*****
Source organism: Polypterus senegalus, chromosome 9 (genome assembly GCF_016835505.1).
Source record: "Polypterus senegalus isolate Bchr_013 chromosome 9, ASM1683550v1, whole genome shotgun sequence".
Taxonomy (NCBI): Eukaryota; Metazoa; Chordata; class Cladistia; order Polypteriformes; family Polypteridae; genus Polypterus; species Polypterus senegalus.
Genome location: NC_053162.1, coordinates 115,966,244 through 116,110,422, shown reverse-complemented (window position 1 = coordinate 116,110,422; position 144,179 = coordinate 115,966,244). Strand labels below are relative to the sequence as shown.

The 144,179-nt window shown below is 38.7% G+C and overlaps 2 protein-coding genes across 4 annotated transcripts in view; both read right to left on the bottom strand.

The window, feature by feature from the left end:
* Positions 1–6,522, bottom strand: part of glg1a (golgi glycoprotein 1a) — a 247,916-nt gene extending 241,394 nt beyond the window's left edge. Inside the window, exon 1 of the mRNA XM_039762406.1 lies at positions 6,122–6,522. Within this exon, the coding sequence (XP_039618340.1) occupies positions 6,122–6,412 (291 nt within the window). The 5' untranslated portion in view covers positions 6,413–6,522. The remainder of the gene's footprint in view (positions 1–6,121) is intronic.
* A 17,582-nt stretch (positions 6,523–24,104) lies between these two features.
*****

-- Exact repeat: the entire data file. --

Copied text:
Source organism: Polypterus senegalus, chromosome 9 (genome assembly GCF_016835505.1).
Source record: "Polypterus senegalus isolate Bchr_013 chromosome 9, ASM1683550v1, whole genome shotgun sequence".
Taxonomy (NCBI): Eukaryota; Metazoa; Chordata; class Cladistia; order Polypteriformes; family Polypteridae; genus Polypterus; species Polypterus senegalus.
Genome location: NC_053162.1, coordinates 115,966,244 through 116,110,422, shown reverse-complemented (window position 1 = coordinate 116,110,422; position 144,179 = coordinate 115,966,244). Strand labels below are relative to the sequence as shown.

The 144,179-nt window shown below is 38.7% G+C and overlaps 2 protein-coding genes across 4 annotated transcripts in view; both read right to left on the bottom strand.

The window, feature by feature from the left end:
* Positions 1–6,522, bottom strand: part of glg1a (golgi glycoprotein 1a) — a 247,916-nt gene extending 241,394 nt beyond the window's left edge. Inside the window, exon 1 of the mRNA XM_039762406.1 lies at positions 6,122–6,522. Within this exon, the coding sequence (XP_039618340.1) occupies positions 6,122–6,412 (291 nt within the window). The 5' untranslated portion in view covers positions 6,413–6,522. The remainder of the gene's footprint in view (positions 1–6,121) is intronic.
* A 17,582-nt stretch (positions 6,523–24,104) lies between these two features.